Since 9/11, the government has made “significant progress” in emergency communications, said Greg Schaffer, the acting deputy undersecretary of the Homeland Security Department’s National Protection and Programs Directorate.
But the next step of emergency communications will have to include smartphone-like capabilities and probably partnerships with the private sector, Schaffer said.
For the past 50 years, first-responders and law enforcement officials have relied on land mobile devices, like walkie talkies. In an emergency event — like this week’s earthquake — the two-way radio is reliable, especially as cell phone networks become overtaxed.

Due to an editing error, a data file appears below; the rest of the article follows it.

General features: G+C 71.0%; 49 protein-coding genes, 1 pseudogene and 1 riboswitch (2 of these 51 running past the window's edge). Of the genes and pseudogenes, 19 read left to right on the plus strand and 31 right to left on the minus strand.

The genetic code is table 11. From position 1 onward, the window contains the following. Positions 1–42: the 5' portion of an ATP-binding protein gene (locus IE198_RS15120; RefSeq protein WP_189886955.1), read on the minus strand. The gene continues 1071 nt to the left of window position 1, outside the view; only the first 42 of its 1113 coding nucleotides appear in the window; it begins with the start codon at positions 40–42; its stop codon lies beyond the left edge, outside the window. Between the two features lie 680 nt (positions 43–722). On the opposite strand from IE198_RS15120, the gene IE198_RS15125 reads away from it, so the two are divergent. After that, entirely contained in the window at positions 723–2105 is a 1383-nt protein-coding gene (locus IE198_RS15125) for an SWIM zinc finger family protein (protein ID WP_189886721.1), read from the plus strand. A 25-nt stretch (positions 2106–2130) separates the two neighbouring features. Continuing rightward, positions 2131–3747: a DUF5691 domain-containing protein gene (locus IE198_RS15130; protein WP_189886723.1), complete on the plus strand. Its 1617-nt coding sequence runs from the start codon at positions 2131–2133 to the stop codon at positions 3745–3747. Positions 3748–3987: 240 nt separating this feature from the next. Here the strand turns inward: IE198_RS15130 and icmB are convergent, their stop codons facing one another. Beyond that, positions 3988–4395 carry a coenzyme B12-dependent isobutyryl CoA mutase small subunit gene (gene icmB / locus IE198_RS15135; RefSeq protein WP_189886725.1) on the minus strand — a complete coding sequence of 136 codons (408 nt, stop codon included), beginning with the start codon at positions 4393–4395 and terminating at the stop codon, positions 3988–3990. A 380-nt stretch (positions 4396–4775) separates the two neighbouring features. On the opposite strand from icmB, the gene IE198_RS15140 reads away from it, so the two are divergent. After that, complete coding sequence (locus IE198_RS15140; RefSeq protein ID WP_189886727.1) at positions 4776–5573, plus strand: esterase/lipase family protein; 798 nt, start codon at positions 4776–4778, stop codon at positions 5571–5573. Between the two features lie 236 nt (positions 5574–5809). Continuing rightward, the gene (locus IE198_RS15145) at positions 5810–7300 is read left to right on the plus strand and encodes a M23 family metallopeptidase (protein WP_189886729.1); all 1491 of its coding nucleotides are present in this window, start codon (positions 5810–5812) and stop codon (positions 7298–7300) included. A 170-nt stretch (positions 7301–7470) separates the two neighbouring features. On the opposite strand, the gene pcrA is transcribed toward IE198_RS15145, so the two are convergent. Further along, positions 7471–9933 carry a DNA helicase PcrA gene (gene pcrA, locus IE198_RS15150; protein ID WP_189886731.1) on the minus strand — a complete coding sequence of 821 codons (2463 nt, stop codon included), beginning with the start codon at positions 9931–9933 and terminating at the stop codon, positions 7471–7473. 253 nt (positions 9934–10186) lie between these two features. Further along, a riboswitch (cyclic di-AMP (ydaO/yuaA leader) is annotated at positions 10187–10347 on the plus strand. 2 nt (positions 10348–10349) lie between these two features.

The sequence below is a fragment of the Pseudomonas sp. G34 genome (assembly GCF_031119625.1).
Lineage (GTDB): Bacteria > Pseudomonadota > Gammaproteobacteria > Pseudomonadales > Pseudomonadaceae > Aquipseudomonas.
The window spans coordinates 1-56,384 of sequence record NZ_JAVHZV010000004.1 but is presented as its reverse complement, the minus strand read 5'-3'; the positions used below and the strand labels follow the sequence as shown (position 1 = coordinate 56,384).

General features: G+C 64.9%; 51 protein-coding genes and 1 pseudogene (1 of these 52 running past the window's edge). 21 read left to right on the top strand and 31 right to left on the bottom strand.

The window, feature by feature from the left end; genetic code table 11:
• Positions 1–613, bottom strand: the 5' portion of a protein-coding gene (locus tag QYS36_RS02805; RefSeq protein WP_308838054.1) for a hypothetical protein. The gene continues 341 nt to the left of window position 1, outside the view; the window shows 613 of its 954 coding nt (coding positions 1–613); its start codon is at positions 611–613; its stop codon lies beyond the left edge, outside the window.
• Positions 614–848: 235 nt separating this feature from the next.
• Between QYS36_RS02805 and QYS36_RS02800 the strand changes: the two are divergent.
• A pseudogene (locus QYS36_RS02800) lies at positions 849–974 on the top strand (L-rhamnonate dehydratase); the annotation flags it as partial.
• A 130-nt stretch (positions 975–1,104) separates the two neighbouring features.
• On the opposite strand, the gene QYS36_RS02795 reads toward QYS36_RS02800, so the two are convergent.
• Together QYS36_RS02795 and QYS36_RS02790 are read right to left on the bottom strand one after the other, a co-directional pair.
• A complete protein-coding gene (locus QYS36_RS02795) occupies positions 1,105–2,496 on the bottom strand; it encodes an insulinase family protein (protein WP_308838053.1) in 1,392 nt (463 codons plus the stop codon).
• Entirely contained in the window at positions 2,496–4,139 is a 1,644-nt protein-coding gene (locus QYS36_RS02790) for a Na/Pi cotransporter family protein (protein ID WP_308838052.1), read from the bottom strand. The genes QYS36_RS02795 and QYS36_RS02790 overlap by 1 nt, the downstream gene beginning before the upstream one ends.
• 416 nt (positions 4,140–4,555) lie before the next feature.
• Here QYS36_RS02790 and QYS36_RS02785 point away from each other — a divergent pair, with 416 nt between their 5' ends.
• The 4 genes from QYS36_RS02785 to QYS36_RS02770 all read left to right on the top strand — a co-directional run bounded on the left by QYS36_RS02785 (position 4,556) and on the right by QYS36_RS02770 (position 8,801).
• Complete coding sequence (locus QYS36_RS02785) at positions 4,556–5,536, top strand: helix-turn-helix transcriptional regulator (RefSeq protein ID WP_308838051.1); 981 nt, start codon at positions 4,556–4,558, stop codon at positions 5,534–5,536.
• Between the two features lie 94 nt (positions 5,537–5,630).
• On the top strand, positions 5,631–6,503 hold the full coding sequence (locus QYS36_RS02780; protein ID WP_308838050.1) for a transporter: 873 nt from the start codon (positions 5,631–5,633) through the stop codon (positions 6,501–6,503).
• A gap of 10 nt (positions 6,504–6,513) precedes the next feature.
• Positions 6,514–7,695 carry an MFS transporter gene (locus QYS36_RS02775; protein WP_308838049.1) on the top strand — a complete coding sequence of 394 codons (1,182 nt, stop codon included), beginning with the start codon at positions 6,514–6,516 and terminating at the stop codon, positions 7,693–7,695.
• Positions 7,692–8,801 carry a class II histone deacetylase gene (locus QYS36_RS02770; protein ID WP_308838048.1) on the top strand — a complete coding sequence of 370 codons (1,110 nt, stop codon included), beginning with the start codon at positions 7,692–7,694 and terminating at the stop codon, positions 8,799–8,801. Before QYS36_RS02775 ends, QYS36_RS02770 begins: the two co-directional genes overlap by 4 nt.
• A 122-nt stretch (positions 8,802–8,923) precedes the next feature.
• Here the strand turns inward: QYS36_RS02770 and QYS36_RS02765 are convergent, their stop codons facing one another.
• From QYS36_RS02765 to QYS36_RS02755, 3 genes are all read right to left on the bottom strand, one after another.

These devices, however, are expensive and do not have the “data capability that the average college student has on a smartphone,” Schaffer said. For example, emergency responders cannot take and send photos and video of a scene from their communication devices.
Tapping into the private sector market could save money for agencies, allowing government to take advantage of the economies of scale, he said.